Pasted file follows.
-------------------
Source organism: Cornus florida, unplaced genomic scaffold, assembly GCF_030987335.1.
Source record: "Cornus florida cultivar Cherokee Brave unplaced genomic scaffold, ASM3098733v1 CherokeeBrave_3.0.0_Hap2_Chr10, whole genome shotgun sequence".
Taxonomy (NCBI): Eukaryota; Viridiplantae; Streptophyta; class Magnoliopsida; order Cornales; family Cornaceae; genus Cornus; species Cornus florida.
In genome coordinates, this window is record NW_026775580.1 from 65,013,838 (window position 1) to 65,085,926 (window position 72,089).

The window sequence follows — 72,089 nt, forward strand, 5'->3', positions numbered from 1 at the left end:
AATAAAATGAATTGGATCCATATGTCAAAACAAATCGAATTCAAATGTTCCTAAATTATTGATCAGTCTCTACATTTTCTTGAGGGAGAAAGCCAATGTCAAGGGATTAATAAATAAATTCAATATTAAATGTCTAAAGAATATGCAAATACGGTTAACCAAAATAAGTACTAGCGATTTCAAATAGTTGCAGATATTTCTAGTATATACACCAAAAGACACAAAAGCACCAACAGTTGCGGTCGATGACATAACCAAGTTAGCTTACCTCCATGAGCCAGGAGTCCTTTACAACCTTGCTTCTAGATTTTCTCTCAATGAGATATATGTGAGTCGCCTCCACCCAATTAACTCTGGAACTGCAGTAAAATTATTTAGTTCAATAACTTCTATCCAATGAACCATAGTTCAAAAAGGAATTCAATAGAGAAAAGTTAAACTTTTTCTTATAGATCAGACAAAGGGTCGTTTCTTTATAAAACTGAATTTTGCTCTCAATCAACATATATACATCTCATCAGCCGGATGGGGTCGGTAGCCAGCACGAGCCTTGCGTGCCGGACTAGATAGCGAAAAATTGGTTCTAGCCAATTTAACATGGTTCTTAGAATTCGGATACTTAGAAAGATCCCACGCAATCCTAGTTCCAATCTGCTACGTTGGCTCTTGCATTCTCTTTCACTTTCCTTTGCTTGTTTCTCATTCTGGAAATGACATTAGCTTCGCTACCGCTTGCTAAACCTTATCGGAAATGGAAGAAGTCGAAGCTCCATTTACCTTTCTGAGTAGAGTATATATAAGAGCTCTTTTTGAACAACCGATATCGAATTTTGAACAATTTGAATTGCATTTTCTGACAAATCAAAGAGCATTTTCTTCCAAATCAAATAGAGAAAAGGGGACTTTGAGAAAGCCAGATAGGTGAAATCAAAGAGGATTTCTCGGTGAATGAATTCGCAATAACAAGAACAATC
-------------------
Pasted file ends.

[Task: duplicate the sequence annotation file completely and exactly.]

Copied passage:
Source organism: Cornus florida, unplaced genomic scaffold, assembly GCF_030987335.1.
Source record: "Cornus florida cultivar Cherokee Brave unplaced genomic scaffold, ASM3098733v1 CherokeeBrave_3.0.0_Hap2_Chr10, whole genome shotgun sequence".
Taxonomy (NCBI): Eukaryota; Viridiplantae; Streptophyta; class Magnoliopsida; order Cornales; family Cornaceae; genus Cornus; species Cornus florida.
In genome coordinates, this window is record NW_026775580.1 from 65,013,838 (window position 1) to 65,085,926 (window position 72,089).

The window sequence follows — 72,089 nt, forward strand, 5'->3', positions numbered from 1 at the left end:
AATAAAATGAATTGGATCCATATGTCAAAACAAATCGAATTCAAATGTTCCTAAATTATTGATCAGTCTCTACATTTTCTTGAGGGAGAAAGCCAATGTCAAGGGATTAATAAATAAATTCAATATTAAATGTCTAAAGAATATGCAAATACGGTTAACCAAAATAAGTACTAGCGATTTCAAATAGTTGCAGATATTTCTAGTATATACACCAAAAGACACAAAAGCACCAACAGTTGCGGTCGATGACATAACCAAGTTAGCTTACCTCCATGAGCCAGGAGTCCTTTACAACCTTGCTTCTAGATTTTCTCTCAATGAGATATATGTGAGTCGCCTCCACCCAATTAACTCTGGAACTGCAGTAAAATTATTTAGTTCAATAACTTCTATCCAATGAACCATAGTTCAAAAAGGAATTCAATAGAGAAAAGTTAAACTTTTTCTTATAGATCAGACAAAGGGTCGTTTCTTTATAAAACTGAATTTTGCTCTCAATCAACATATATACATCTCATCAGCCGGATGGGGTCGGTAGCCAGCACGAGCCTTGCGTGCCGGACTAGATAGCGAAAAATTGGTTCTAGCCAATTTAACATGGTTCTTAGAATTCGGATACTTAGAAAGATCCCACGCAATCCTAGTTCCAATCTGCTACGTTGGCTCTTGCATTCTCTTTCACTTTCCTTTGCTTGTTTCTCATTCTGGAAATGACATTAGCTTCGCTACCGCTTGCTAAACCTTATCGGAAATGGAAGAAGTCGAAGCTCCATTTACCTTTCTGAGTAGAGTATATATAAGAGCTCTTTTTGAACAACCGATATCGAATTTTGAACAATTTGAATTGCATTTTCTGACAAATCAAAGAGCATTTTCTTCCAAATCAAATAGAGAAAAGGGGACTTTGAGAAAGCCAGATAGGTGAAATCAAAGAGGATTTCTCGGTGAATGAATTCGCAATAACAAGAACAATC